A growing number of college students are not utilizing their institution-based accounts Messages or announcements may not be received (Carnevale, 2006). Students post personal information on online communities like Facebook and MySpace which makes them targets for online stalking (Govani & Pashley, 2005). Marketing outlets such as Facebook are often cheap or free and are therefore great resources for departments finite funds. As a university administrator on an online community with your own profile, you will be friended by students, which could create privacy issues. Understanding McApples policies about electronic media can inform addressing concerns recognized in Facebook photos, comments or postings.
Any information offered by the institution to assist students in their daily endeavors, including campus administrative needs, life skills, research, and education.
What used to be pamphlets, handouts, and verbal information has largely become internet accessible by anything with the capacity to connect to the internet, including PDA, cell phone, and computer. Resources moved to 24 hour accessibility: Libraries Office information Admission applications Instructional information for policies, procedures, forms, etc. Departments have specific websites with tailored information. Academic units have moved to the internet in Distance Education Courses, online forums, and project sites.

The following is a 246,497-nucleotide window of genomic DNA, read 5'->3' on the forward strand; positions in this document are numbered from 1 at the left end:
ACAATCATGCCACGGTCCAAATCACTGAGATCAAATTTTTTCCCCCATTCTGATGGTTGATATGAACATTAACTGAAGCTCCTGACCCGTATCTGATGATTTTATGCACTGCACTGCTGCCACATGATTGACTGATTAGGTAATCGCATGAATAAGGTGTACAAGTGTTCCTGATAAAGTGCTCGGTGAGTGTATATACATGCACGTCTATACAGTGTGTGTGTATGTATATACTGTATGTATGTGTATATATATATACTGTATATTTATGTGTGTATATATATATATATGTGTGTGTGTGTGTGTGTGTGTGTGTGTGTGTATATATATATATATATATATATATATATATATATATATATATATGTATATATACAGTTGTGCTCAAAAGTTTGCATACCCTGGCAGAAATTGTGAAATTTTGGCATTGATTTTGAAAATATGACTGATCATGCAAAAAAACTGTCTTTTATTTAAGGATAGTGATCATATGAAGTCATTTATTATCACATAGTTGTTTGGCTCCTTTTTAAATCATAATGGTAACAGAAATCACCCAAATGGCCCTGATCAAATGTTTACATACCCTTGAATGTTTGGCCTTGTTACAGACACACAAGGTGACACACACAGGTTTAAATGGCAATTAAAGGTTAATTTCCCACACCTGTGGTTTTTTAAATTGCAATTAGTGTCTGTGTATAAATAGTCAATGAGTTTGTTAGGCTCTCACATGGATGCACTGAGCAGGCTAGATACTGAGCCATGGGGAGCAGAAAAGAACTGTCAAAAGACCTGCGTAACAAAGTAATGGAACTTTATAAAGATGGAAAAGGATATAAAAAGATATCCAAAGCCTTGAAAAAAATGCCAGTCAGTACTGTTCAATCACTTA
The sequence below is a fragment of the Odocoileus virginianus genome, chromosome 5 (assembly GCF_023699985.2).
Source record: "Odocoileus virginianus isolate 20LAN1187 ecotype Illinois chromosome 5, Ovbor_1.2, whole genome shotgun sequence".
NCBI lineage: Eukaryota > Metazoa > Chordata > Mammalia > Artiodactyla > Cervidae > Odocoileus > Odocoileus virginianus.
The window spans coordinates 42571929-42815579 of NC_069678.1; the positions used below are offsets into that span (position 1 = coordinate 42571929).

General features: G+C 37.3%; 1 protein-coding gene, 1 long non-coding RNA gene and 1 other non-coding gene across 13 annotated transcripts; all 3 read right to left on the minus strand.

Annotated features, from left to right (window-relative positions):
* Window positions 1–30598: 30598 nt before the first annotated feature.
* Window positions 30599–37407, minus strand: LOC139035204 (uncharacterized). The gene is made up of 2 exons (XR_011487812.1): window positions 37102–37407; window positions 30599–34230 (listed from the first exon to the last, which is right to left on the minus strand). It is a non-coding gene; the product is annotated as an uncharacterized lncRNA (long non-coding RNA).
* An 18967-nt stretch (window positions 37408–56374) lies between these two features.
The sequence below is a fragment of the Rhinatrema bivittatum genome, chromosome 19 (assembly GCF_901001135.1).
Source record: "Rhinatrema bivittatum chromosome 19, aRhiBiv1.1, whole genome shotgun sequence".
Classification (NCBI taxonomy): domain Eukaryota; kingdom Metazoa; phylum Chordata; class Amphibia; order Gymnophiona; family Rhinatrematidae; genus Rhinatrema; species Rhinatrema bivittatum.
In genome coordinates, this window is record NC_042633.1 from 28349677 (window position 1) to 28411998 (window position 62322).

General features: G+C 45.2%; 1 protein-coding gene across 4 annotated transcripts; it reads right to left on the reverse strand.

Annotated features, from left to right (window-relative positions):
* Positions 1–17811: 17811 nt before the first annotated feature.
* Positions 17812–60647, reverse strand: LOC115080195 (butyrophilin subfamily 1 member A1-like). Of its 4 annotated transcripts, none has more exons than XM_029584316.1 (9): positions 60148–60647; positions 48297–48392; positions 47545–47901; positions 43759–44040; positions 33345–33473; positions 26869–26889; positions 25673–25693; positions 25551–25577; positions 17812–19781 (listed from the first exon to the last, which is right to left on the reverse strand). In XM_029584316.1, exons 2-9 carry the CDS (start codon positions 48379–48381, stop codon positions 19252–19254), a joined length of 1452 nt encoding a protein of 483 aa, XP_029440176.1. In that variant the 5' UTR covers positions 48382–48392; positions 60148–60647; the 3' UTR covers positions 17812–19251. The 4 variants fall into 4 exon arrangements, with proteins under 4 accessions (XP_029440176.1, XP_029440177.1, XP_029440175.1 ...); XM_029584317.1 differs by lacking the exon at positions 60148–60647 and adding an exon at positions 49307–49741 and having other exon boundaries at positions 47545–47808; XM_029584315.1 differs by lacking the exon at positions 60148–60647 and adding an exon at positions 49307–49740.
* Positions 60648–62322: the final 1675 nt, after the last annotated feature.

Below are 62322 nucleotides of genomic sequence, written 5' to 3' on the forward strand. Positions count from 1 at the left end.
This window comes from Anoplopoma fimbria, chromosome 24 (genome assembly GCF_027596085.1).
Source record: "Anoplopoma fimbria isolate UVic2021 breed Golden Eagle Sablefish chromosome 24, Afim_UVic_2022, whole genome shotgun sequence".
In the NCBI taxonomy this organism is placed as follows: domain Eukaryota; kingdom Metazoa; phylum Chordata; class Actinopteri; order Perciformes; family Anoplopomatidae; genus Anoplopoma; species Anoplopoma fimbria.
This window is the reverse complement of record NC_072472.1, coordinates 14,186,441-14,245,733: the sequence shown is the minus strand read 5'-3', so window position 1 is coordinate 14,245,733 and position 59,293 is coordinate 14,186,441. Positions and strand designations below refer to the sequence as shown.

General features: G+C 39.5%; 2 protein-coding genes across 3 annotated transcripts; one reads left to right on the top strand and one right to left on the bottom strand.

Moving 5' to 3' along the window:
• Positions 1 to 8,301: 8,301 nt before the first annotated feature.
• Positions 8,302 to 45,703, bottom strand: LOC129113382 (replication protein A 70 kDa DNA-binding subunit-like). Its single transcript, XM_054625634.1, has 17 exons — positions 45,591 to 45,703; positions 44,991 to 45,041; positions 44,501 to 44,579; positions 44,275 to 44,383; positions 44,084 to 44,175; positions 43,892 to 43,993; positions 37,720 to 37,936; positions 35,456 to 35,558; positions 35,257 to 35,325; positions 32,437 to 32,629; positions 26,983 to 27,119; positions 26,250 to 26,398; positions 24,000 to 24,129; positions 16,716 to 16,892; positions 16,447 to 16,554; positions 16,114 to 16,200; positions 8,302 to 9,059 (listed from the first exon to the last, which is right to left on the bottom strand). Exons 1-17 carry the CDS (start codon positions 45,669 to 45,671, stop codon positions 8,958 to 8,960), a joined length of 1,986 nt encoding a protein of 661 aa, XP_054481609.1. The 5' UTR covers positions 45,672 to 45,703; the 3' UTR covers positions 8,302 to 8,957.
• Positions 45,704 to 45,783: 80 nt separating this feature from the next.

University of California-Irvine Career Center Educational podcasts Extensive online career resources Online job search and application forum Capital University Student Activities Office Campus organizations Multicultural affairs Dining on campus Willamette University Student Activities Office Campus organizations Direct information on how to get involved Forms and event planning guidelines University of Kansas Multicultural Resources Office Organization involvement opportunities Upcoming presentations and workshops Academic resources Pace University Office of Multicultural Affairs Workshops Grant opportunities Oklahoma State University Health Center Health and wellness podcasts Information on health questions
More Ways to Share Information: E-books : books sold exclusively online are often more cost-effective for students. Wikis : common knowledge sharing spaces that can be used for collaborative work. Blogs : open forum for any subject easily accessible from anywhere. Podcasts : can be used in lecture format to deliver information on specific topic, again, accessible from anywhere. Challenges: Information may be misunderstood, and there is often no forum for immediate clarification Impersonality of services delivered. It is difficult to treat students as individuals if we cannot identify those using or in need of resources. May discourage students from speaking with a professional. (Reynolds, 2005)
To build community is to create a sense of belonging, of continuity, of being connected to others and to ideas and values (Sergiovanni, 1994). Through online communities like Facebook, students are able to connect with others who share similar interests, values, or backgrounds.